Why Can’t Your Employees Talk to You?

“You don’t get unity by ignoring the questions that have to be faced.” —Jay Weatherill

By Elizabeth Stincelli, DM


Every one of you is probably thinking “This doesn’t apply to me. My employees are always welcome to talk to me.” Guess what? Many of you would be surprised to find that your employees would disagree with you. And, when your employees aren’t talking to you, you miss out on the information and questions that can bring unity and success to your organization. So, why can’t your employees talk to you?


Robin S. Sharma explained, “Leadership is not a popularity contest; it’s about leaving your ego at the door.” It’s easy to fall into the mindset that your ideas have worked in the past so why do you need to listen to employees’ input now. Do you think you know what employees and customers want; that you know what’s best for them? When you let you ego go unchecked, you send the signal throughout your organization that there is no point in trying to talk to you. You come across as untrustworthy and disrespectful. You send the message that you think your employees are incompetent and their opinions are of little value. If you want your employee to talk to you, leave your ego at the door.


Charles Stanley believes, “Fear stifles our thinking and actions. It creates indecisiveness that results in stagnation.” I’m not talking about your employees’ fear, I’m talking about yours. Are you are afraid of what you will hear, that you might have to take on a challenge? Are you more comfortable maintaining the status quo than having to question it? When you let your fear interfere with being open to hearing what your employees have to say, you may be causing your organization and your leadership to stagnate. Your fear often causes you to become defensive, sending the message that you’re not open to listening to the ideas and perspectives of others. If you want your employees to talk to you, recognize your fear and turn it into curiosity.

Laissez-faire leadership

James Caan said, “My least favorite phrase in the English language is ‘I don’t care’.” Are you a laissez-faire leader? Or maybe a better question is, are you perceived as a laissez-faire leader? Are you so hands-off that your employees question whether or not you even care? Recognize that there is a difference between trusting your employees to operate without undue interference from you, as a leader, and not wanting to be bothered with the issues or concerns of your employees. If you want your employees to talk to you, make sure they know that you care about what they have to say.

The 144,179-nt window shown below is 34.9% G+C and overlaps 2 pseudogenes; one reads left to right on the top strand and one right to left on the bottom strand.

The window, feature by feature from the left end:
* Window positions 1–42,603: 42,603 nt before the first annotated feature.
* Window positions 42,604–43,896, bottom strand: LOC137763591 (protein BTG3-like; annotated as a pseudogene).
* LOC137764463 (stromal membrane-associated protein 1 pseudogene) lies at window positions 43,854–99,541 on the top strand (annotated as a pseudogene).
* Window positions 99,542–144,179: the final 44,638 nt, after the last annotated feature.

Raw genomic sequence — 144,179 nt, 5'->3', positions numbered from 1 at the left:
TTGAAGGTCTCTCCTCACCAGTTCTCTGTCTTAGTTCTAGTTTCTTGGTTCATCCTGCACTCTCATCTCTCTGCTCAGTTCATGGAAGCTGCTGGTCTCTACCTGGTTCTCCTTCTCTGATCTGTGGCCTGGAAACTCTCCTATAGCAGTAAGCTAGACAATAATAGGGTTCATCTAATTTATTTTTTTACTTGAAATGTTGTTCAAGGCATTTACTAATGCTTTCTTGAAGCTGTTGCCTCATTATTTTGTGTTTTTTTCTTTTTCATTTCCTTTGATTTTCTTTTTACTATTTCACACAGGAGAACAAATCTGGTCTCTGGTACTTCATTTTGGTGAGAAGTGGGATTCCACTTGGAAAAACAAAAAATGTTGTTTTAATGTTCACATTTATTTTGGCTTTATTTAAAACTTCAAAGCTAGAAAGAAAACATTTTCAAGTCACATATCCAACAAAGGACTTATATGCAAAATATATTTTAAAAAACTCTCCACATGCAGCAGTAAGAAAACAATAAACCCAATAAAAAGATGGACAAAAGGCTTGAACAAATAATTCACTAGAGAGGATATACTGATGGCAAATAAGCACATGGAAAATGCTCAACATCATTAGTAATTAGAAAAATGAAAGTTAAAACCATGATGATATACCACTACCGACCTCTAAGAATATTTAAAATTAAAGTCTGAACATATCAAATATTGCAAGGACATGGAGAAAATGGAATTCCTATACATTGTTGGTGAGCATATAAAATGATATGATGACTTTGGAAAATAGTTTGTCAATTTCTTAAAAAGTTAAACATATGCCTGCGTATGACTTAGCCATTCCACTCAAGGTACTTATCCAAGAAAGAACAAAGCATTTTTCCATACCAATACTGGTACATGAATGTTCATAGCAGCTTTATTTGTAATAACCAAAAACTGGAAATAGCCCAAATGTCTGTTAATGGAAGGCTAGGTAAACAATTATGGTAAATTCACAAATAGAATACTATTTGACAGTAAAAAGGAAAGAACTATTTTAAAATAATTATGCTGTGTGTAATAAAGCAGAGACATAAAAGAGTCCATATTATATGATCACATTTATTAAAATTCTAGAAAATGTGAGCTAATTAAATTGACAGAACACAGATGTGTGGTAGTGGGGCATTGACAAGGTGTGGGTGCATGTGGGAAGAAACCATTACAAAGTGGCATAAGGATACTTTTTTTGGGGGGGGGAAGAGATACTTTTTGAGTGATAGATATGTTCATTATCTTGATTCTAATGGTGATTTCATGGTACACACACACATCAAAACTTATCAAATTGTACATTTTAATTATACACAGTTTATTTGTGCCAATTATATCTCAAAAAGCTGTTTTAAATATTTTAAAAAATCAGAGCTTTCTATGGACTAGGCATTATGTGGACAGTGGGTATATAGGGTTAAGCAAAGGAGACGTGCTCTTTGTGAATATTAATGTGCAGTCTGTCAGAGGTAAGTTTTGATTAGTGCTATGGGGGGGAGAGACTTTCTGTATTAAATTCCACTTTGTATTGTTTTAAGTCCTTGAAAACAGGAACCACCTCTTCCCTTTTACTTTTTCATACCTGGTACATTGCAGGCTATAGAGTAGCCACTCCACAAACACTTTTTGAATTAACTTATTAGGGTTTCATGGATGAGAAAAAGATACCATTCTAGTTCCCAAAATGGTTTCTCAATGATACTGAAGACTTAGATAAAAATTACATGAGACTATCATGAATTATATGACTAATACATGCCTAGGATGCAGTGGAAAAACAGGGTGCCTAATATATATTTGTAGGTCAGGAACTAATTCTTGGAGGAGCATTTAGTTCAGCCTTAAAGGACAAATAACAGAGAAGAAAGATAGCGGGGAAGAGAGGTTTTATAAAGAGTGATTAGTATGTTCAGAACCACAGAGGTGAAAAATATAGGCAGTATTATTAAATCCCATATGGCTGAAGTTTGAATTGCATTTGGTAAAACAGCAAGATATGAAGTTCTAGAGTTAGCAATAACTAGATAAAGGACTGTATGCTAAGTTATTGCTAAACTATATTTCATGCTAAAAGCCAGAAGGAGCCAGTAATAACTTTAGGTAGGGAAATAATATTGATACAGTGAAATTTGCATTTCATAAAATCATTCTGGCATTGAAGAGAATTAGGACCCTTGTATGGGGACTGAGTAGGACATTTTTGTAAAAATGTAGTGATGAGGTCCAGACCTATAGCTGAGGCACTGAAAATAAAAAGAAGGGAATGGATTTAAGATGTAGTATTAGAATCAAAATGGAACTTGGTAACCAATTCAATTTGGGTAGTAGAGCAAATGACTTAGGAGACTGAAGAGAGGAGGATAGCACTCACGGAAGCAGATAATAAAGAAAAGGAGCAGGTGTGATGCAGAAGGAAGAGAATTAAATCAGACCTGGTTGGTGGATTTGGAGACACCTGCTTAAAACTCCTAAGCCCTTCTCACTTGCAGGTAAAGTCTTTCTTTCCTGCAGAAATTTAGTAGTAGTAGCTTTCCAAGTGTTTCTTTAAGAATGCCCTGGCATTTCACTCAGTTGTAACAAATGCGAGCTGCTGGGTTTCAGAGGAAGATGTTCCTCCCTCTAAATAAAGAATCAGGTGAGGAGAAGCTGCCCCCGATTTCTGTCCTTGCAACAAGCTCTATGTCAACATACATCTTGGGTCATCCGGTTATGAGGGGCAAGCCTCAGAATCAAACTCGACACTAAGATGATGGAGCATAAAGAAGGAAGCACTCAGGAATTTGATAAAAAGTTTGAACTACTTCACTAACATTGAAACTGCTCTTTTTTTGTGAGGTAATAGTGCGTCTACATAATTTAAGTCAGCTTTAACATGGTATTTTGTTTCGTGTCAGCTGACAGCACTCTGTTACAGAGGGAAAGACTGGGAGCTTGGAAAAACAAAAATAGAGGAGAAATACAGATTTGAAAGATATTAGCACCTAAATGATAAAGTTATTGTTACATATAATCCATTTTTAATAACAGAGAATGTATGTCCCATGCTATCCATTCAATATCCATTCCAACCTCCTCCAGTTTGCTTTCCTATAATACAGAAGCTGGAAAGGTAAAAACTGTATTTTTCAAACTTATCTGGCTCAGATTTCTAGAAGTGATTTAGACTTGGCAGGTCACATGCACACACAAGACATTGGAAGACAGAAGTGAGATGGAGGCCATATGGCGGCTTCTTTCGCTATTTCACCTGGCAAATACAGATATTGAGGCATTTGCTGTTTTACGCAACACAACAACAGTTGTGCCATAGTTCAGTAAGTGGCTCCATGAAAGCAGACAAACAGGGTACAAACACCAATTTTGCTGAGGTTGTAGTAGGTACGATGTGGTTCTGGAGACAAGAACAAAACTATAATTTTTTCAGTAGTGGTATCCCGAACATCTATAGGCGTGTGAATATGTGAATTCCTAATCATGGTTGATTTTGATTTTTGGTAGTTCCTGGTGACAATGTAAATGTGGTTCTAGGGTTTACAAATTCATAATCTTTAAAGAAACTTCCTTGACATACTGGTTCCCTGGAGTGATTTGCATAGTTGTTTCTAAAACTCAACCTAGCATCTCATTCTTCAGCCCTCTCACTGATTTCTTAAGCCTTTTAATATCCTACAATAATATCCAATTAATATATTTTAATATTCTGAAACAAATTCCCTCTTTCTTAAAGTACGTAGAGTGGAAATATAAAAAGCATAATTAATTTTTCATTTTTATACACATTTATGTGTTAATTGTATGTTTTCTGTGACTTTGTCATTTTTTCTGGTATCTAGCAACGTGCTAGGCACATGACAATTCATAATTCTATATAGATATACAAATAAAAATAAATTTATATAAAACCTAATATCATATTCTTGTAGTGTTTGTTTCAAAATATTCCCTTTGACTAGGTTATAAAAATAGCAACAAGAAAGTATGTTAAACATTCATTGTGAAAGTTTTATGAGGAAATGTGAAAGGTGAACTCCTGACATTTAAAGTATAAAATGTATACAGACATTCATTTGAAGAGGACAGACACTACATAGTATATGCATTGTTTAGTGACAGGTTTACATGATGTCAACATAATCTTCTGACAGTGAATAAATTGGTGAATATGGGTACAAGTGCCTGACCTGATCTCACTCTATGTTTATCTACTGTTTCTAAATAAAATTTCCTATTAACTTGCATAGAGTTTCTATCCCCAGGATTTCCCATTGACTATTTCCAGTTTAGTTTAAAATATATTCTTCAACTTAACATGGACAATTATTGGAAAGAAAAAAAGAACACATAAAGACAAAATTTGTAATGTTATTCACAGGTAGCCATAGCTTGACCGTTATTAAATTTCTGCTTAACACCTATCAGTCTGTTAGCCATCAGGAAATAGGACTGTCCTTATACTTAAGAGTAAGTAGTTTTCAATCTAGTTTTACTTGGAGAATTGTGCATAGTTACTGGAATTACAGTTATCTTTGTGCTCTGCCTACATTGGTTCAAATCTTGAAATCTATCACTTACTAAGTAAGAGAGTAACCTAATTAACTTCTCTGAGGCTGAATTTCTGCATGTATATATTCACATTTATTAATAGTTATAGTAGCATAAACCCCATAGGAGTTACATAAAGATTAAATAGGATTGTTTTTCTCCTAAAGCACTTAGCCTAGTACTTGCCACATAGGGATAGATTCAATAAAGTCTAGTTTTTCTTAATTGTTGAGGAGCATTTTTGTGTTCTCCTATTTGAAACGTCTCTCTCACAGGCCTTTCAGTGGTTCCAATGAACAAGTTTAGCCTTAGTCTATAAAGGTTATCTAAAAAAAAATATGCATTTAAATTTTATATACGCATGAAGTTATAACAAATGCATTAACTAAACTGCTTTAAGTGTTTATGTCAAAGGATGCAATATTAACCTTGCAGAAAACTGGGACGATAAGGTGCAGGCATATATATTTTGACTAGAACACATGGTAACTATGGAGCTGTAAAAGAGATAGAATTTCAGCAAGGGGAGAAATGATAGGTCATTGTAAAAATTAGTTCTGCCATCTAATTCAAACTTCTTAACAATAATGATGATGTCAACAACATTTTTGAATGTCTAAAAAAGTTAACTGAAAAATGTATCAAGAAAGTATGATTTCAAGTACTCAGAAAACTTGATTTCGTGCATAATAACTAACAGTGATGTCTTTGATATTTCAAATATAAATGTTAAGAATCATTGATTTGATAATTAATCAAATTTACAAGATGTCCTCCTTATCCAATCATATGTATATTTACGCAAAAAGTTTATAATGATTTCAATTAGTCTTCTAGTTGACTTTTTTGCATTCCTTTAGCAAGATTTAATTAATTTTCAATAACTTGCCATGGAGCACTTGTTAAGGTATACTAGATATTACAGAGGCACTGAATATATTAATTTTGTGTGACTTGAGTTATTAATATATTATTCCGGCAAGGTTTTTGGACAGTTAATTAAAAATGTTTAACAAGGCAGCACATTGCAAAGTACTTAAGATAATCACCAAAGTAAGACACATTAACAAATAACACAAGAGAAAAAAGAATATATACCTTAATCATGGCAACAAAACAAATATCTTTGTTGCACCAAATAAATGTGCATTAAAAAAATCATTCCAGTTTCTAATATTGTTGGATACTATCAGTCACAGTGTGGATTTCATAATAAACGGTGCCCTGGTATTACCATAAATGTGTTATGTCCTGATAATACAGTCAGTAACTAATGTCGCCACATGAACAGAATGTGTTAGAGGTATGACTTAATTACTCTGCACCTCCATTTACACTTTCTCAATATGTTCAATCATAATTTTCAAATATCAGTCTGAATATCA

Make a Change

Robert Baden-Powell told us, “If you make listening and observation your occupation you will gain much more than you can by talk.” The key to effective leadership is influence, and others will be more open to influence when they feel they have been heard. Chances are you don’t even realize that you are perceived as not willing to listen. Keep your ego in check, don’t let fear stand in the way of what you might learn by listening, and make sure your employees know that you care about what they have to say. Sometimes, as a leader, there are challenges and questions that have to be faced. Make a change and ensure that your employees CAN talk to you.

© 2015 Elizabeth Stincelli

Elizabeth Stincelli is passionate about recognizing and inspiring the leader in each of us. She is the CEO of Stincelli Advisors where she focuses on helping organizations engage employees and improve organizational culture. Elizabeth holds a Doctor of Management degree with an emphasis on organizational leadership.

Learn more about Elizabeth by visiting her website, stincelliadvisors.com and connect with her on Twitter @infinitestin, Google+, and LinkedIn. You can contact her by email at stincelliadvisors@gmail.com.


Author: lizstincelli

I am Liz Stincelli and I am passionate about recognizing, inspiring, and igniting the leader in each of us. I am the Founder of Stincelli Advisors where I specialize in helping management teams learn new ways of looking at problems and finding new approaches to discovering solutions. I hold a Doctor of Management degree with an emphasis on organizational leadership. I offer 20+ years of pro-active operations management, problem-solving, team-building, human resources, accounting, and business administration experience in a variety of industries. I serve on the Editorial Review Board for the Independent Journal of Management and Production and the Journal of Managerial Psychology. I have also been a guest lecturer at the Bill and Vieve Gore School of Business Westminster College. You can learn more about me by reading my blog here at: www.stincelliadvisors.com or www.engagenow.me. Connect with me on Twitter @infinitestin, google.com/+ElizabethStincelli on Google+, and https://www.linkedin.com/in/lizstincelli on LinkedIn. You can contact me by email at stincelliadvisors@gmail.com.

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